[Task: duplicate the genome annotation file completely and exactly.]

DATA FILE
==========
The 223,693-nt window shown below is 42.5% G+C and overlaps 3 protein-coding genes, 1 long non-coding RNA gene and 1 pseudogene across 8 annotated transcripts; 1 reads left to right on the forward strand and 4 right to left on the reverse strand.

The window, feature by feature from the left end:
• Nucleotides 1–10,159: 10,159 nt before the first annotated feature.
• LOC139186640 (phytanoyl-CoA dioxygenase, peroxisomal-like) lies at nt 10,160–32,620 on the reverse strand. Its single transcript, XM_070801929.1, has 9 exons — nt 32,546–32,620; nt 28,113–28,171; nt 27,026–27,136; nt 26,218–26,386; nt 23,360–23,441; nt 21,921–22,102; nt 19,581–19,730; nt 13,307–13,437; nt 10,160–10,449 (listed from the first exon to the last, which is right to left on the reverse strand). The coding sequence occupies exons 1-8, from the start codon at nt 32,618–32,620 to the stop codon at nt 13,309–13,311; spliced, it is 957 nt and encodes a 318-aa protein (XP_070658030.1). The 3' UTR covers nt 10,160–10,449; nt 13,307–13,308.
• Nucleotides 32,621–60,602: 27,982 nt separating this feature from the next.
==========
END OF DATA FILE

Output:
The 223,693-nt window shown below is 42.5% G+C and overlaps 3 protein-coding genes, 1 long non-coding RNA gene and 1 pseudogene across 8 annotated transcripts; 1 reads left to right on the forward strand and 4 right to left on the reverse strand.

The window, feature by feature from the left end:
• Nucleotides 1–10,159: 10,159 nt before the first annotated feature.
• LOC139186640 (phytanoyl-CoA dioxygenase, peroxisomal-like) lies at nt 10,160–32,620 on the reverse strand. Its single transcript, XM_070801929.1, has 9 exons — nt 32,546–32,620; nt 28,113–28,171; nt 27,026–27,136; nt 26,218–26,386; nt 23,360–23,441; nt 21,921–22,102; nt 19,581–19,730; nt 13,307–13,437; nt 10,160–10,449 (listed from the first exon to the last, which is right to left on the reverse strand). The coding sequence occupies exons 1-8, from the start codon at nt 32,618–32,620 to the stop codon at nt 13,309–13,311; spliced, it is 957 nt and encodes a 318-aa protein (XP_070658030.1). The 3' UTR covers nt 10,160–10,449; nt 13,307–13,308.
• Nucleotides 32,621–60,602: 27,982 nt separating this feature from the next.